MetLife May Buy AIG's Alico Unit

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MetLife (MET) may buy AIG's American Life Insurance Co. (Alico) for $14 to $15 billion, according to a report in The Wall Street Journal. If the deal goes through, $9 billion would be used to pay back the Federal Reserve Bank of New York, which largely orchestrated the government's $182.3 billion bailout of AIG (AIG).The proposed Alico aquisition, which represents only a small token of the money that needs to be repaid, is just one of the deals in the works. The public offering of American International Assurance Ltd. could eventually add $36 billion to the payback total.

Even Federal Reserve Chairman Ben Bernanke doesn't expect full pay back to the taxpayers until 2013. In a letter to the Government Accountability Office he says, "As you know, the Federal Reserve and Treasury Department required new management of AIG; we obtained for the U.S. Government a significant stock interest in AIG that materially diluted existing shareholders of AIG; and we required AIG to immediately begin to wind down its systemically risky operations. The Federal Reserve's credit facility is fully secured and should be fully repaid by Sept. 16, 2013, as the company reorganizes and unwinds its operations."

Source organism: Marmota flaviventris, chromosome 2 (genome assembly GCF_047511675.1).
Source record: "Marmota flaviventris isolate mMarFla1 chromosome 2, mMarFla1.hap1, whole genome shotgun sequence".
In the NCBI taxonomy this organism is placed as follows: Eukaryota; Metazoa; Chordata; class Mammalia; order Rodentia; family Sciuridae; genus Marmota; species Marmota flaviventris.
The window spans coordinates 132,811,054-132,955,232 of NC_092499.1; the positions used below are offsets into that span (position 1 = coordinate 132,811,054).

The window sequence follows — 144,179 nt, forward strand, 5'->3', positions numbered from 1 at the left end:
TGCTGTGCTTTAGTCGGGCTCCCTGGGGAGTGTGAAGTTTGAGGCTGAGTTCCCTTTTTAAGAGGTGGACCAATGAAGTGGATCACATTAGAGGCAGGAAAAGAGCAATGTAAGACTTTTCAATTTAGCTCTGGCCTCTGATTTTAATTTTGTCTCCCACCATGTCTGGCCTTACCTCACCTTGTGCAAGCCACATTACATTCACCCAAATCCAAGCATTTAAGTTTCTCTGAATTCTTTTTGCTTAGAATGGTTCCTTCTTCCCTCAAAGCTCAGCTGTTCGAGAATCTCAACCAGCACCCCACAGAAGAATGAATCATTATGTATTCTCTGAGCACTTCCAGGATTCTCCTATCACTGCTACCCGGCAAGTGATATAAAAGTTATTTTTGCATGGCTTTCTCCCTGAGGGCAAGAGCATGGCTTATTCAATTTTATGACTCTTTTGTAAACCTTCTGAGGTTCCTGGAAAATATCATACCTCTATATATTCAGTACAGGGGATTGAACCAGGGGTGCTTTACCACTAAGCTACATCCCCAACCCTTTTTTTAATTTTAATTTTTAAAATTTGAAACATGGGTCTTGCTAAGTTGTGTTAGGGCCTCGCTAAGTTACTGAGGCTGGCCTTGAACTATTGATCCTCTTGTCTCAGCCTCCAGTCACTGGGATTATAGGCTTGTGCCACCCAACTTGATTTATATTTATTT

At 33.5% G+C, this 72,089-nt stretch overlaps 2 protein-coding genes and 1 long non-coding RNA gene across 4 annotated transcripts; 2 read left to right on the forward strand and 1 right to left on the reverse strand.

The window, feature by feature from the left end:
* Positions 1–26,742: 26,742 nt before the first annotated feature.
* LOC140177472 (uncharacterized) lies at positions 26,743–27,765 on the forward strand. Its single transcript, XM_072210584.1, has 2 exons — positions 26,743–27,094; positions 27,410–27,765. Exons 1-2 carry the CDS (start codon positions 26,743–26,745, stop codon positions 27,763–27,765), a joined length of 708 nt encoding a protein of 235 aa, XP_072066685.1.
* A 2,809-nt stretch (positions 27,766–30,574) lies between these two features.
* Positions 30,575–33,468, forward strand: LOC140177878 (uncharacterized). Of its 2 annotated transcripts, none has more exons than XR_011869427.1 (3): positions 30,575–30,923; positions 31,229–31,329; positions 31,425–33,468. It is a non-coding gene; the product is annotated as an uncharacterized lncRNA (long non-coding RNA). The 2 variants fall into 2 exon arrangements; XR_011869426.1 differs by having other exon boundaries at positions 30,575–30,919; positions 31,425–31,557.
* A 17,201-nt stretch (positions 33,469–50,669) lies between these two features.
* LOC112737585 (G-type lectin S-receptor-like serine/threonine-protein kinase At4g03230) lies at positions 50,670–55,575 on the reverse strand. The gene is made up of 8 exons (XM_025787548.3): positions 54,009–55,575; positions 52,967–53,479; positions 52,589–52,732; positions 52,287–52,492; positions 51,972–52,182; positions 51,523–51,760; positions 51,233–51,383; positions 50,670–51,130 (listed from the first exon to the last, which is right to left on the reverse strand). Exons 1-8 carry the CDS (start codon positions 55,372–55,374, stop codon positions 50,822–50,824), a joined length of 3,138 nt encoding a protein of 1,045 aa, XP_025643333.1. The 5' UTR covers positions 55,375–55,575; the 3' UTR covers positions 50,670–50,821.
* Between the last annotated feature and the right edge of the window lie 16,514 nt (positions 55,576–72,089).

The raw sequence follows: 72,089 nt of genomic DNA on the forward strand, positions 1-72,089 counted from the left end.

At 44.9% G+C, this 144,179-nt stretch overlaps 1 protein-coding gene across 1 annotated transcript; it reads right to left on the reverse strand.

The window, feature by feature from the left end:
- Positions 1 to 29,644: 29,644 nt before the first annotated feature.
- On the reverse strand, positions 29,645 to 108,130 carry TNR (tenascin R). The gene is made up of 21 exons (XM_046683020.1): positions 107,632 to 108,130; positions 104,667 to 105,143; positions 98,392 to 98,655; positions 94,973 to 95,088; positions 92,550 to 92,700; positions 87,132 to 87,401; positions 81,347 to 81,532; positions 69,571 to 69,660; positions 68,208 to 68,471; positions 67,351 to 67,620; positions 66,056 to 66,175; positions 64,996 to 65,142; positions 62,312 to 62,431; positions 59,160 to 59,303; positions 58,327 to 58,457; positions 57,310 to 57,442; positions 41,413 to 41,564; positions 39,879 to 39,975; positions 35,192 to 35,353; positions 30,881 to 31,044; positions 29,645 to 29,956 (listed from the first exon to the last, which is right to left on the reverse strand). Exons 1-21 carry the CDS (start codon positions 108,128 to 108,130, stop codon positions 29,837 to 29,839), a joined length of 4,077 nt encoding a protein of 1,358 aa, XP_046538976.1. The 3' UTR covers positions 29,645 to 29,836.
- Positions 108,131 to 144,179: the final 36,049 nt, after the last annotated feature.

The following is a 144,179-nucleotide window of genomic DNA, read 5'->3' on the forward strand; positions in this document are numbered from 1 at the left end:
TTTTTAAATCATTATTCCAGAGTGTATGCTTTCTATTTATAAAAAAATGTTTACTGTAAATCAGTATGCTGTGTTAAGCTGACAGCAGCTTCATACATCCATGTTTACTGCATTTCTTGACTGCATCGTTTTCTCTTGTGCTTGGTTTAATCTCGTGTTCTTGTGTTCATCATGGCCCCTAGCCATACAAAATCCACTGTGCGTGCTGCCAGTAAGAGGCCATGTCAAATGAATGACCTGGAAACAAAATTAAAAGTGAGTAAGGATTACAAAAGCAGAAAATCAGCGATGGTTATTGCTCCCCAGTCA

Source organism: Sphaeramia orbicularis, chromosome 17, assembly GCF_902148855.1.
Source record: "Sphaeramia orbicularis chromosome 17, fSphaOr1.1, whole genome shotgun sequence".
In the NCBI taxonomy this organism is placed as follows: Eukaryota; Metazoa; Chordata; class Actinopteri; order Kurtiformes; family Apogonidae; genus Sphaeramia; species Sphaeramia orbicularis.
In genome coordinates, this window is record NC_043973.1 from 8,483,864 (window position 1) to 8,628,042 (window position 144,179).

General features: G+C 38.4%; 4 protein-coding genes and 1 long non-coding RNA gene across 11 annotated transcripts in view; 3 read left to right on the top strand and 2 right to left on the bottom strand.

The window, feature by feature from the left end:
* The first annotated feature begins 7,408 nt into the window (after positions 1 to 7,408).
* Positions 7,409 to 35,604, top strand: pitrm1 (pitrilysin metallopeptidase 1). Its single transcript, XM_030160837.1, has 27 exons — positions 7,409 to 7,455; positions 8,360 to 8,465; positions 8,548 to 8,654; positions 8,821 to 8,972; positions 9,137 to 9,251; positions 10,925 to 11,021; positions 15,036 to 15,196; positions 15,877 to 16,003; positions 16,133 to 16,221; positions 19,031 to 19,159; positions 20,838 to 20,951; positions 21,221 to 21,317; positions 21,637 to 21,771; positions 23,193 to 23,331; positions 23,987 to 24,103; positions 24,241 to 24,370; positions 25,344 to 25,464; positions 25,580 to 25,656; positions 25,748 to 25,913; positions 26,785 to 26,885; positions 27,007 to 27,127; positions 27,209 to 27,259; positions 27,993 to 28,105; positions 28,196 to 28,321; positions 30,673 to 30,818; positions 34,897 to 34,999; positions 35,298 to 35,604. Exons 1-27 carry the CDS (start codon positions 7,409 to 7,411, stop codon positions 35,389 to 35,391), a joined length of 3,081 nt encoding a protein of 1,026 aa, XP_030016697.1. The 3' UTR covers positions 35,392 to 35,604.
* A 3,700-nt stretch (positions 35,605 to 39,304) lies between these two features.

So why does MetLife want Alico, which has lost 50% of its revenue since 2007? MetLife wants to expand overseas and Alico would give it a foothold in 50 countries from Japan to Bahrain. AIG CEO Robert Benmosche used to be CEO of MetLife, so he has been insulated from the talks, which are being handled for AIG by a special transaction committee.

Neither company would comment for the Journal about negotiations, but sources say there is broad agreement on price and they are working on final deal points. Based on what's now known, it's unlikely that the government or AIG will help finance the deal, but AIG may end up taking some MetLife shares.

In a related story, the New York Fed says it did press AIG to avoid making certain disclosures about the government bailout, laying out the details in a statement released Tuesday.

As part of the campaign to reduce criticism from Congress concerning the bailout disclosures, Bernanke promised the Government Accountability Office full cooperation. The New York Fed supported Bernanke saying, "We are in favor of a full and objective review of our actions and look forward to the opportunity to document for the public and members of Congress our involvement in AIG. All of the Federal Reserve's actions regarding AIG were undertaken to protect the American people from an even more severe economic downturn and to safeguard U.S. taxpayers' interests in the company." The New York Fed also said it has provided 250,000 pages of documents to the House Oversight Committee for an investigation being led by Rep. Darrell Issa (R-Calif.).
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